After not getting much sleep last night — and not for any good reason, I just couldn’t sleep for the longest time — I got in to work this morning to find our webserver completely out of space.
Eventually I worked out that the transaction log was, well, gargantuan. Enormous. And even though we have 2TB of storage just sitting around, we can’t use any of that because it’s a perfectly good Debian RAID server that came along after the initial investment in… Windows 2000, MSSQL 2000, a commercial mail server, ISS, Visual Studio and who knows what else.
This is why you don’t let your bosses make technology decisions for you. We’re not doing rocket science here. This isn’t a high-load database context, or some complex thing that needs a heavy-duty solution. What we need is a hang-glider. What we have is the Deathstar.
What really bothers me is we could have, with a tiny bit more investment in personnel, and a lot less invested in buying software, have done this all for, essentially, free. Apache is used around the world, as is Postfix, as is MySql or Postgre, as is PHP (or any of the other up-and-comers). We could have done it for an up-front cost of zero dollars in software and used the money saved to hire a competent person to administer the servers and do some simple web programming.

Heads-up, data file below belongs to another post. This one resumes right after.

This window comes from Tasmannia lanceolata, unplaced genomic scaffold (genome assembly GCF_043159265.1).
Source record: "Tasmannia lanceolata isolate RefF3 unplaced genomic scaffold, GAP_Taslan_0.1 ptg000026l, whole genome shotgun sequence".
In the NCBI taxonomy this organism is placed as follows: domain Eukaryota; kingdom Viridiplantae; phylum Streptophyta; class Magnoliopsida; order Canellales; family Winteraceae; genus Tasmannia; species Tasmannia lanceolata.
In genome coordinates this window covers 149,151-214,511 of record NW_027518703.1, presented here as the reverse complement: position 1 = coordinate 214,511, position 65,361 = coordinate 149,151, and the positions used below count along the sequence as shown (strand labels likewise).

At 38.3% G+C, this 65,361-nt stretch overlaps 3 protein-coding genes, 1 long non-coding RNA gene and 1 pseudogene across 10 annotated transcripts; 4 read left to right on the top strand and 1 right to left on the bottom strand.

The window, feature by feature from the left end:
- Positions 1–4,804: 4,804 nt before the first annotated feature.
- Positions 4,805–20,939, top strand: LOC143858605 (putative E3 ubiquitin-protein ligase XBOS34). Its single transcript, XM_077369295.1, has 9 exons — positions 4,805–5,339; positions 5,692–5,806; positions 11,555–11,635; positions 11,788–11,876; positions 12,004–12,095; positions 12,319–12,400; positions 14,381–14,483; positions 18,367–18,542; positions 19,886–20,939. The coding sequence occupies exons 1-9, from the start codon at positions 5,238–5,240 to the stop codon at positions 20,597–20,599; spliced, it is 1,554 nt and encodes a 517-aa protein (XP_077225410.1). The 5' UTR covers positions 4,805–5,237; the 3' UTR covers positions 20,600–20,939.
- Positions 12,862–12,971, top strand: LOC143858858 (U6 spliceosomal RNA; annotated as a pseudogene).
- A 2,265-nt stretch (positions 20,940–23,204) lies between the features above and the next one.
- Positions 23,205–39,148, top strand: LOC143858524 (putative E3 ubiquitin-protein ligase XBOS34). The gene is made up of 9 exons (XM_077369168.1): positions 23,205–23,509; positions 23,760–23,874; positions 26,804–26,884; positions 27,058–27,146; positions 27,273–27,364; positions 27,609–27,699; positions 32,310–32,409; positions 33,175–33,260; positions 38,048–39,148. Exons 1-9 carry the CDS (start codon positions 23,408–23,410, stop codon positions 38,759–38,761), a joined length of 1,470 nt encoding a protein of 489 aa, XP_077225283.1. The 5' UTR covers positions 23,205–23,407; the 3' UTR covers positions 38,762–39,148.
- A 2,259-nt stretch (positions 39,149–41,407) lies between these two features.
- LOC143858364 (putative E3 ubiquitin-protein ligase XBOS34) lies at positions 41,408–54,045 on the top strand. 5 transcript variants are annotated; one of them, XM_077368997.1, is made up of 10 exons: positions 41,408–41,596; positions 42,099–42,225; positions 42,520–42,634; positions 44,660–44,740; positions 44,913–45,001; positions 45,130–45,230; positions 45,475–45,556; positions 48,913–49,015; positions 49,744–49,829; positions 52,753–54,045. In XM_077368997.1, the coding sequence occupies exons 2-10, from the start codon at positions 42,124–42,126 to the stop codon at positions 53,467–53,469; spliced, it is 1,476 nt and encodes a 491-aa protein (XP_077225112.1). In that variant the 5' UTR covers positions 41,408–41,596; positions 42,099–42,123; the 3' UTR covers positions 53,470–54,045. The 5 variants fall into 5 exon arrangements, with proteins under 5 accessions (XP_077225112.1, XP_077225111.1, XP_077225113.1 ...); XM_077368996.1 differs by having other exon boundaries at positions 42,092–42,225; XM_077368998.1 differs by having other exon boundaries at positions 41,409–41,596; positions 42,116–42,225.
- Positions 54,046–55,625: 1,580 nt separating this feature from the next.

But no, we went the comfortable, half-assed route, and instead of creating a site that just works, we have a site that half-works, sometimes, and is tied in to proprietary programs that will chain us to an upgrade cycle that we either submit to and pay the price over the long term, or escape and pay the price in the short term.
At least you can say, if you’re chained to Linux or BSD or Solaris, that your upgrade cycle is essentially free, barring hardware costs. You can, at least, say that.
This morning, to get back to the original thing, I had to wade through a tide of screens, logins, and all that sort of thing, and figure out a horrible GUI just to manage a database. And then figure out the command syntax, which makes no sense whatsoever. And then finally, after two hours of research, the entire task took five minutes to execute.
And, to top it off, the beyond-ridiculous antipathy of some of my former compatriots to body modification has reared its head again, if only on my periphery. Still, I won’t say anything about that, lest I say something stupid.